Up to 24 percent of software purchases now open source

Open source is taking on a bigger chunk of IT spending, and its business models are morphing to embrace its success.

Open source has become big business, suggests an article in the Investors Business Daily, but it has done so by becoming more like the proprietary-software world it purports to leave behind.

The article cites recent research from IDC indicating that CIOs allocated up to 24 percent of their budgets to open-source software in 2008, up from 10 percent in 2007--a finding that jibes with recent data from Forrester . This open-source growth is propelling Red Hat to grow "at two to three times the rate of the broader software industry over a multiyear horizon," according to research from Piper Jaffray .

Red Hat is an example of "free done right," following analysis from TechDirt. We've moved beyond the business models that insist that every line of software be open source: they couldn't scale and tended to treat openness as an end in and of itself, rather than as a means to an end.

Today, if you look at the most successful open-source businesses, none of them pass the ideologues' unrealistic and counterproductive "100-percent freedom" litmus test. Not a single one of them.

And that's OK. Google does a tremendous amount of good in the open-source world , yet took a beating last week for not being open source "enough" on the Open Source Initiative's osi-discuss mailing list. Google's open-source program manager, Chris DiBona, responded:

Yes, I can see how people would think that Android and Chrome aren't 'real' open source. *rolls eyes* Damn foolish assertion, if you ask me.

DiBona is right to refuse to be goaded into a walk down an inaccurate and ill-conceived open-source memory lane. That "give-away-the-software-and-sell-support" model was always doomed to scale poorly and consign its adherents to minimal relevance to the wider software market.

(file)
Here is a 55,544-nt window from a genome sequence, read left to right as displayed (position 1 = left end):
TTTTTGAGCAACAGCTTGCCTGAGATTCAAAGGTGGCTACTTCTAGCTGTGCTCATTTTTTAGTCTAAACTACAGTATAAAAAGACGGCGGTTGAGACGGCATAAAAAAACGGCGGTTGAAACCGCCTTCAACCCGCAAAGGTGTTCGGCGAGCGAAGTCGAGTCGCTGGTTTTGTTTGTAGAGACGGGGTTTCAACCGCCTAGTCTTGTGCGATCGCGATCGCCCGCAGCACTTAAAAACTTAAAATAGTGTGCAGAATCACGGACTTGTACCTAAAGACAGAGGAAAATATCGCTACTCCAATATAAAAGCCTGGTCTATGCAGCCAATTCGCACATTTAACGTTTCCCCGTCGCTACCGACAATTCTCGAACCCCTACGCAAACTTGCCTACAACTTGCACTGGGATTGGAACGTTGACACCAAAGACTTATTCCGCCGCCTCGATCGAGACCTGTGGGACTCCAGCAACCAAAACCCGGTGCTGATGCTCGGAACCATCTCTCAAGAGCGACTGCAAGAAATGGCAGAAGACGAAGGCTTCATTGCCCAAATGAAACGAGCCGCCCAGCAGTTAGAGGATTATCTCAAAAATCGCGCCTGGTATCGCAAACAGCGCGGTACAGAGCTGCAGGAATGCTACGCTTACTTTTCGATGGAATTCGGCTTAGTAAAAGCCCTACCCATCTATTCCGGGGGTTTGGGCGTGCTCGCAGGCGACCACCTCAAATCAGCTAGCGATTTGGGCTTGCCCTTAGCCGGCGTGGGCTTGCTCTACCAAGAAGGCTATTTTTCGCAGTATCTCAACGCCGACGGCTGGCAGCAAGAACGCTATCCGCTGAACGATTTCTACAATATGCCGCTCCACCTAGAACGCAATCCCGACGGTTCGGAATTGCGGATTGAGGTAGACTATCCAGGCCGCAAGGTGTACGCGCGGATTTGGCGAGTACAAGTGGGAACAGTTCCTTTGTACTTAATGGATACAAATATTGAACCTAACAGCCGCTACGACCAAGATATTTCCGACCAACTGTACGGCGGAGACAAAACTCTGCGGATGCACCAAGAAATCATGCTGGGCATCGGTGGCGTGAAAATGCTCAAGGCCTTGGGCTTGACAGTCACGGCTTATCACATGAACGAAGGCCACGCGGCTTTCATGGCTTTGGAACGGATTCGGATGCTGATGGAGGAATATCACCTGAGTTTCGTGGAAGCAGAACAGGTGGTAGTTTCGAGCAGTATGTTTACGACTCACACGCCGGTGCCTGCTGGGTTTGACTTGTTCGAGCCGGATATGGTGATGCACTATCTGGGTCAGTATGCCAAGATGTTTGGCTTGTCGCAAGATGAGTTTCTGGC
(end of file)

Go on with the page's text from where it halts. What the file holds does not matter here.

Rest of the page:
Fortunately, the software industry has been embracing a broader definition for "open-source business" that includes many different ways to contribute to and profit from this interesting development and distribution model.

Those who persist in trying to shove the genie back into a crippled container are doomed to fail.


Follow me on Twitter @mjasay.

About the author

    Matt Asay is chief operating officer at Canonical, the company behind the Ubuntu Linux operating system. Prior to Canonical, Matt was general manager of the Americas division and vice president of business development at Alfresco, an open-source applications company. Matt brings a decade of in-the-trenches open-source business and legal experience to The Open Road, with an emphasis on emerging open-source business strategies and opportunities. He is a member of the CNET Blog Network and is not an employee of CNET. You can follow Matt on Twitter @mjasay.

     

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